The Northern Goshawk (Accipiter gentilis): This is a powerful predator of northern and mountain woods. Goshawks hunt inside the forest or along its edge; they take their prey in short dramatic bursts of fast flight, often twisting among branches and crashing through thickets in the intensity of pursuit. The Goshawk lives in coniferous and mixed forests, and is generally restricted to wooded areas, but may be found in relatively open woods or along edges. It breeds more often in mixed woods than in pure stands of coniferous trees, making the unprotected lower woodlands of the Sierra Nevada especially important. The bird has an expansive range, but it is threatened by logging, fires, and habitat removal across the west.
The California Spotted Owl (Strix occidentalis occidentalis): California spotted owls generally inhabit old growth forests that contain structural characteristics necessary for nesting, roosting, and foraging. Nests are typically found in areas of high canopy cover, with a multi-layered canopy, old decadent trees, a high number of large trees, and coarse downed woody debris. About 75 percent of known California spotted owl locations are on public lands (National Forests), with the remaining on private timberlands. Nests in the Sierra Nevada are most often cavities, but spotted owls can also use broken top trees or platform nests. Spotted owls do not typically nest every year, and nesting is highly dependent on weather conditions prior to and during the breeding season. The owl is continuously distributed throughout the forests of the western Sierra Nevada mountains. In 2015, the owl was petitioned for listing and it still is currently under review. USFWS was supposed to list the animal in 2019, but it has not done so, at the time of this writing.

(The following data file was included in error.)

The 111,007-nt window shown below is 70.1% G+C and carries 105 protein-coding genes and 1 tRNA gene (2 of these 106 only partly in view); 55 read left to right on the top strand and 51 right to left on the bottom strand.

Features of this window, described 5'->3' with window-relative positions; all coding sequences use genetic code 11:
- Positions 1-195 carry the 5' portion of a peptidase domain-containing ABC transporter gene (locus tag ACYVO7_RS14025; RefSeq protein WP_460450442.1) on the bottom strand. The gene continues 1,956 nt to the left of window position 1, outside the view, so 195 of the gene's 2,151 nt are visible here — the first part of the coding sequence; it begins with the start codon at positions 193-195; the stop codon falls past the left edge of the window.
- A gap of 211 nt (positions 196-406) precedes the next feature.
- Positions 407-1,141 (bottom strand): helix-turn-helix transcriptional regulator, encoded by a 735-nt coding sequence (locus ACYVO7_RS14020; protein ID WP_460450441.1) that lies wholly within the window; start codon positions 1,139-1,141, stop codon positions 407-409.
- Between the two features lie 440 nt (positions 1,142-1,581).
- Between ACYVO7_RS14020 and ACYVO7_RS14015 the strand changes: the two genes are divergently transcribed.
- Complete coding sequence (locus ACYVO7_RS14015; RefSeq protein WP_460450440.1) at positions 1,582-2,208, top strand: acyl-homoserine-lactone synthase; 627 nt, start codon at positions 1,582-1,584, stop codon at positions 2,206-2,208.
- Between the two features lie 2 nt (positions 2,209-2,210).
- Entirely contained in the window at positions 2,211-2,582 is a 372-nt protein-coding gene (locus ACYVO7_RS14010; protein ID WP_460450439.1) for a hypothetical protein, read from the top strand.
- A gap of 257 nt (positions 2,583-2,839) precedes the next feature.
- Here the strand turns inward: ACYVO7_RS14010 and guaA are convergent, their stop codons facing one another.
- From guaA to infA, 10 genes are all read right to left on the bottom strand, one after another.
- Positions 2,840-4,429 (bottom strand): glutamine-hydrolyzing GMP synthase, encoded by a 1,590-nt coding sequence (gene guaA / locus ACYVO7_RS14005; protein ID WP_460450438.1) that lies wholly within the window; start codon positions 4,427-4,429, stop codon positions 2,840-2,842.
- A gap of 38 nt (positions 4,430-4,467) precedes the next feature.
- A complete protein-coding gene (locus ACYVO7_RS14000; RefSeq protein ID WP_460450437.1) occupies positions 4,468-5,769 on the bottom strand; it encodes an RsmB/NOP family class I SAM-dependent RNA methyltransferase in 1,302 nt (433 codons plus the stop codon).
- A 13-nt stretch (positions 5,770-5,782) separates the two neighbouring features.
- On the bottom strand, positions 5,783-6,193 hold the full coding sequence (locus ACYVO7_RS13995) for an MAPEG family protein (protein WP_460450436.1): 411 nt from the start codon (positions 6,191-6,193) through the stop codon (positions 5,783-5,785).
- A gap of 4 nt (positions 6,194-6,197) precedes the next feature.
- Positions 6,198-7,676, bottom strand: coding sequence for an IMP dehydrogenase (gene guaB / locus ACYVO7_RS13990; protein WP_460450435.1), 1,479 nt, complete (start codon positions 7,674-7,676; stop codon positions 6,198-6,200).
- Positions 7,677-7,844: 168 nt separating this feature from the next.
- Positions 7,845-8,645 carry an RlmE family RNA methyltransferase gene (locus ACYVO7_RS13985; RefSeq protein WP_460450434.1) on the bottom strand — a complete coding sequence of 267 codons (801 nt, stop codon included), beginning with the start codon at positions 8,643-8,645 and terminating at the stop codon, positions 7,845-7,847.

Conservation priorities should focus on preserving existing habitat by preventing the logging of old growth trees and stopping USFS logging practices, which include road building, pesticide use, bulldozer excavation work and removal brush and understory native plant species, which support prey pollutions for bird. National forests comprise the majority of unprotected public land ownership in the southern Sierra Nevada. USFS policies can change via congressional action, public pressure, lawsuits or the forest planning process. In light of climate change and the ensuing recent fires in 2020, it is vitally important that post-fire salvage logging is halted, as a management activity. Post-fire salvage logging is damaging to habitat, prevents forest recovery, increases the likelihood of fires and threatens the habitat of the black-backed woodpecker, as well as many other bird species. USFS management should prioritize the recovery of forest woodlands and understory brush; this implies closing and remediating roads, which disrupt habitat, increase the likelihood of human-caused wildfires (84 percent), and create management problems, which lead to the spread of illegal marijuana grow sites and the associated rodenticide poisoning. Climate change is exacerbating all of these issues, as the forest is more vulnerable to fire and logged forests are weakened ecosystems that may not be able to withstand dramatic climate changes (drought, insect infestation, increasing fires).
Much of the land is managed by the U.S. Forest Service, (Sequoia, Sierra, Stanislaus and Inyo National Forests), and these areas are of great environmental concern, as they are ones most vulnerable to logging. Private land is interspersed with public land throughout the Sierra Nevada, and development in the foothills affects the availability of habitat. The Southern Sierra Nevada is also home to Sequoia-Kings Canyon and Yosemite National Parks, which are 95-97 percent wilderness areas and include vast interconnected forests; these areas have a very high levels of protection and offer islands of bird habitat, which should be bolstered by added protections throughout the ecosystem, particularly in National Forests.